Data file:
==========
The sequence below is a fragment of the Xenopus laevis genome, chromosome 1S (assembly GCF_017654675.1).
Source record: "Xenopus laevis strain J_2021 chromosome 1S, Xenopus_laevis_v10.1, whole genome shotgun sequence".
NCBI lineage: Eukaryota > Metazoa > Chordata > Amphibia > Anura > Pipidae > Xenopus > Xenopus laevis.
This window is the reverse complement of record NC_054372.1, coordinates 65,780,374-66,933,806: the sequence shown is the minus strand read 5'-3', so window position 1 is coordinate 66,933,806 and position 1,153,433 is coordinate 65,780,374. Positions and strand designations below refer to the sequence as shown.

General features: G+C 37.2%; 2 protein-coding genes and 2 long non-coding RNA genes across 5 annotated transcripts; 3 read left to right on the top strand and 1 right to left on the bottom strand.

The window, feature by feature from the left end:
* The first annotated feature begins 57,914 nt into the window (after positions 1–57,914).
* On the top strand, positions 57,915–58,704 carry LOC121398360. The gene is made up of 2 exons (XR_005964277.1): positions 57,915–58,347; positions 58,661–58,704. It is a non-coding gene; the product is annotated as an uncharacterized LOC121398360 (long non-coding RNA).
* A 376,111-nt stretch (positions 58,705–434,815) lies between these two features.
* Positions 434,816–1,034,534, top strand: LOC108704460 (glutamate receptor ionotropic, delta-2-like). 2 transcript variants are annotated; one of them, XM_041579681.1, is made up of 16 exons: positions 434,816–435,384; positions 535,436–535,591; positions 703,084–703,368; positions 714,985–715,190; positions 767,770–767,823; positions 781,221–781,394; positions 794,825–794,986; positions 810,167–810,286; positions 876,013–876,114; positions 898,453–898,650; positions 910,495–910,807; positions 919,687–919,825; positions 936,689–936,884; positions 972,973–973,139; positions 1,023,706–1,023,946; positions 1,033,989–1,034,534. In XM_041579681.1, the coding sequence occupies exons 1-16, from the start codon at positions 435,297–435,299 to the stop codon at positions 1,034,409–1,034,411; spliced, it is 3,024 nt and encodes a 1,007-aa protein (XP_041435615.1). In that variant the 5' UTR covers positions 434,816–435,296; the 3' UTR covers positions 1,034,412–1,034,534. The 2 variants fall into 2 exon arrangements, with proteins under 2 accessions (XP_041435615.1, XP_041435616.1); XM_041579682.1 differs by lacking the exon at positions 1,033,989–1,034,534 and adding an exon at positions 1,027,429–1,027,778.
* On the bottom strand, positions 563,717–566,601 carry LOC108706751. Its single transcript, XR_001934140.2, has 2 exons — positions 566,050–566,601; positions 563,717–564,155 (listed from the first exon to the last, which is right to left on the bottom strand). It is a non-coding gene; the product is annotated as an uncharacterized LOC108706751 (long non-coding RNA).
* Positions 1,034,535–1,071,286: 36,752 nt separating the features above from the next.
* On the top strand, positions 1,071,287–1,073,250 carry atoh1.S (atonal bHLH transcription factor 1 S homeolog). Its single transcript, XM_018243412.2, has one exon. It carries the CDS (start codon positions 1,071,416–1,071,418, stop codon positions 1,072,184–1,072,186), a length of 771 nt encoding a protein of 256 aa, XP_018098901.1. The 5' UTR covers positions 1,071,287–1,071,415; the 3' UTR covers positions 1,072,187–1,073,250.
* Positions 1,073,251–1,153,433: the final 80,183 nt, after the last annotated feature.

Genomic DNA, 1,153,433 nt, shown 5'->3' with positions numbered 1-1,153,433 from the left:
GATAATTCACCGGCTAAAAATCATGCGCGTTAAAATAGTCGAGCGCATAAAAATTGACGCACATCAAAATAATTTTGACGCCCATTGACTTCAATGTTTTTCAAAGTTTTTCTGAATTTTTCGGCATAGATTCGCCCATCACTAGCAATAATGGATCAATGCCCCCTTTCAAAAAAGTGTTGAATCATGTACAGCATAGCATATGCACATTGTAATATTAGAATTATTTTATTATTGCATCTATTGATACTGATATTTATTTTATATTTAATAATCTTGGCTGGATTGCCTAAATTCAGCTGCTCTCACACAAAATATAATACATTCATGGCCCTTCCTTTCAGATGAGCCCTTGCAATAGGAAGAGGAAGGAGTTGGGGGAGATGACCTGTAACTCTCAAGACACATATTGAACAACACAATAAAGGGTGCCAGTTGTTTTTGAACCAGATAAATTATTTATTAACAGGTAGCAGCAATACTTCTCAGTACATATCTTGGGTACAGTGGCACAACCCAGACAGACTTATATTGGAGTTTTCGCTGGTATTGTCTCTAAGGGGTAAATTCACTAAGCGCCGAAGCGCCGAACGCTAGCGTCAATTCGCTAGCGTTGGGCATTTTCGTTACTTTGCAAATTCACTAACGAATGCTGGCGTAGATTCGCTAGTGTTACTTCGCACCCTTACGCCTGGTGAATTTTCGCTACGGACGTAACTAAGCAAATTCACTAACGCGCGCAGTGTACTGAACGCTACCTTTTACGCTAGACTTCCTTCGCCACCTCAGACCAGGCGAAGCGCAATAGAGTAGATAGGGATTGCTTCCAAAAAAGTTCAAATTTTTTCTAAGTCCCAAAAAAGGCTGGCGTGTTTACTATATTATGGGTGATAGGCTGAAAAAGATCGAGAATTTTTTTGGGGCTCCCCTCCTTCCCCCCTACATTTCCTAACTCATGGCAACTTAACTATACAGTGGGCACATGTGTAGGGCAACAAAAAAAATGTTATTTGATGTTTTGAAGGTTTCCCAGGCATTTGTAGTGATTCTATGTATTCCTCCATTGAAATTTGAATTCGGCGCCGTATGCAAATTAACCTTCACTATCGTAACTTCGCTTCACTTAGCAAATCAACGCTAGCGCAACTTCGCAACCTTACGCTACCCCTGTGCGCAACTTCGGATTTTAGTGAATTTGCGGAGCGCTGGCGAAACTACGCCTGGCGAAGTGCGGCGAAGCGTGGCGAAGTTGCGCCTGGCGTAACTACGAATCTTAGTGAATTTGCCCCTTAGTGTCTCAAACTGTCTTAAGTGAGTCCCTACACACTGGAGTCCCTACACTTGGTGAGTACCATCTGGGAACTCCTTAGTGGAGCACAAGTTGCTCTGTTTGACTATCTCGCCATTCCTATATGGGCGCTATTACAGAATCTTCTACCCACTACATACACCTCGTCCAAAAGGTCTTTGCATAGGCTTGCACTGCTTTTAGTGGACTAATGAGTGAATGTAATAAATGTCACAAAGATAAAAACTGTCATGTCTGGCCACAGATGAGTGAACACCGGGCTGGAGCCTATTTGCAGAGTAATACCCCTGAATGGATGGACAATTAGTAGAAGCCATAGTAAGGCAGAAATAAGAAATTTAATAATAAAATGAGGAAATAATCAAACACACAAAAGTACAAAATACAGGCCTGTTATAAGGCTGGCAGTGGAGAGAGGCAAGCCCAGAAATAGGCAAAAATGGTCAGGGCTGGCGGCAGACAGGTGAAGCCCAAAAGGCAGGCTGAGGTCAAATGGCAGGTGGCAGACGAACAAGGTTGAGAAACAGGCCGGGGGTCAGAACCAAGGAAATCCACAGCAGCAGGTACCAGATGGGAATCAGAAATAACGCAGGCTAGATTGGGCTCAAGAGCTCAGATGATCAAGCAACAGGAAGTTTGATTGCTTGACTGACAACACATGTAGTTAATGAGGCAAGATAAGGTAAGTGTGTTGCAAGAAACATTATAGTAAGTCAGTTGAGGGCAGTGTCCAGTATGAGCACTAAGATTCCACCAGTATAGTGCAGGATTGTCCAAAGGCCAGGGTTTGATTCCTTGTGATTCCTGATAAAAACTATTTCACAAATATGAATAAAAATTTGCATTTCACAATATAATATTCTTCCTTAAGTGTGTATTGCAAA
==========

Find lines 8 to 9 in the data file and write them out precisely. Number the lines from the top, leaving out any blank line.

* On the top strand, positions 57,915–58,704 carry LOC121398360. The gene is made up of 2 exons (XR_005964277.1): positions 57,915–58,347; positions 58,661–58,704. It is a non-coding gene; the product is annotated as an uncharacterized LOC121398360 (long non-coding RNA).
* A 376,111-nt stretch (positions 58,705–434,815) lies between these two features.